The International Criminal Court’s chief prosecutor appealed Tuesday for information and evidence of atrocities in Sudan, saying his ongoing investigation “seems to disclose an organized, systematic and a profound attack on human dignity.” ICC Prosecutor Karim Khan released a video statement in the aftermath of an attack Sunday by the notorious Rapid Support Forces paramilitary group that forced the closure of a main hospital in the western Darfur region. The group fired shots and looted the hospital in al-Fasher, aid group Doctors Without Borders reported. The attack came as the RSF, which has been fighting the Sudanese army for a year, intensified its offensive seeking to wrest control of the city, the military’s last stronghold in the sprawling Darfur region. Two weeks of fighting last month in and around al-Fasher has killed more than 120 people. AP

Parts of Sudan Are in Famine, Extent Unclear, Top US Diplomat Says
Parts of Sudan are in famine, a top U.S. diplomat said on Tuesday, adding that the extent of extreme hunger remained unclear nearly 14 months into a war between the army and the paramilitary Rapid Support Forces (RSF). “I think we know we are in famine,” Tom Perriello, the U.S. special envoy to Sudan, told Reuters in an interview. “I think the question is how much famine, how much of the country, and for how long.” … In an assessment in March, the IPC said nearly five million people in Sudan were one step away from famine. Reuters has reported on how the war has driven some people to eat soil and leaves to survive. The IPC is expected to issue an update on Sudan in the coming weeks. Perriello said the main obstacle to declaring famine was a lack of data due to the impact of the conflict, adding that Sudan was a case of “man-made” famine and that both warring parties were responsible. Reuters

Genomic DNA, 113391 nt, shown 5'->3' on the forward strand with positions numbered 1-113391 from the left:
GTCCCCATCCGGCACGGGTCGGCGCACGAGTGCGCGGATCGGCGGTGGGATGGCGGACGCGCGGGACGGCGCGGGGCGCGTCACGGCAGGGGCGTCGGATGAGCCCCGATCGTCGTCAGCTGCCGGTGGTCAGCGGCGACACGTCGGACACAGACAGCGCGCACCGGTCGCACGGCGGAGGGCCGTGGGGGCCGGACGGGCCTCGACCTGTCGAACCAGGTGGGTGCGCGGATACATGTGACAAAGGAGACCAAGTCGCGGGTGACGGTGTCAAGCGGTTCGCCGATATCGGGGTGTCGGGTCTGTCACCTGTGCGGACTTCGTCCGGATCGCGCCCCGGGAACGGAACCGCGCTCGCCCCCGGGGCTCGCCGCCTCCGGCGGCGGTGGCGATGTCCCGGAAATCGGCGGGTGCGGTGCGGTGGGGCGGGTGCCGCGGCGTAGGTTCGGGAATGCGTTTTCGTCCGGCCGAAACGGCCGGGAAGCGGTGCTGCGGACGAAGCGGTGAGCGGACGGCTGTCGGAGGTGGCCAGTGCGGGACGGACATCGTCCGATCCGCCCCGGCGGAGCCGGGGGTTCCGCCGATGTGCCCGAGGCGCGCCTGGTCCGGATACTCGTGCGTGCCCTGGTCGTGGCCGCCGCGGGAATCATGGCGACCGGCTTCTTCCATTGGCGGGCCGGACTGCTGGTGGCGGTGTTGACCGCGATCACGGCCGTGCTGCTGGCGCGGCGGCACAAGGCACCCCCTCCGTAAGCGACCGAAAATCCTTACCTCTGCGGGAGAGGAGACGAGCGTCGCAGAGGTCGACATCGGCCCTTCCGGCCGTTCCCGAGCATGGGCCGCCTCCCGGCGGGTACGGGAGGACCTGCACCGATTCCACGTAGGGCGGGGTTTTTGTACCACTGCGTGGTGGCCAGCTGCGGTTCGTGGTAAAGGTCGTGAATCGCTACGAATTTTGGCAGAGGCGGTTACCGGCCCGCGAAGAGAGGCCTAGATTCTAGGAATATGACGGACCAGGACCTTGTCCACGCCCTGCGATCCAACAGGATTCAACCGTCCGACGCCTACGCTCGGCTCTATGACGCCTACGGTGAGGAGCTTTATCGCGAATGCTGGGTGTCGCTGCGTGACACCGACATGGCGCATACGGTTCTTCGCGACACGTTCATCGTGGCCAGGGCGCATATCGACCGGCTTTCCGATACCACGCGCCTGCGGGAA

Riots Erupt in Drought-Stricken Central Algeria over Months of Water Shortages
Violent riots erupted in a drought-stricken Algerian desert city last weekend after months of water shortages left taps running dry and forced residents to queue to access water for their households. In Tiaret — a central Algerian city of less than 200,000 located 155 miles (250 kilometers) southwest of Algiers — protestors wearing balaclavas set tires aflame and set up make-shift barricades blocking roads to protest their water being rationed, according to pictures and videos circulating on social media. The unrest followed demands from President Abdelmajid Tebboune to rectify the suffering. At a council of ministers meeting last week, he implored his cabinet to implement “emergency measures” in Tiaret. Several government ministers were later sent to “ask for an apology from the population” and to promise that access to drinking water would be restored. The rioting comes as Tebboune is expected to vie for a second term as president of the oil-rich nation — Africa’s largest by area. Northern Africa has been among the world’s worst-hit regions by climate change. A multi-year drought has drained critical reservoirs and reduced the amount of rainfall that has historically replenished them. … News about the tensions has spread on social media but garnered little news coverage in Algeria, where many papers and television stations rely on advertising revenue from the state. AP

Is China Partly Responsible for the Destruction of Africa’s Miombo Woodlands?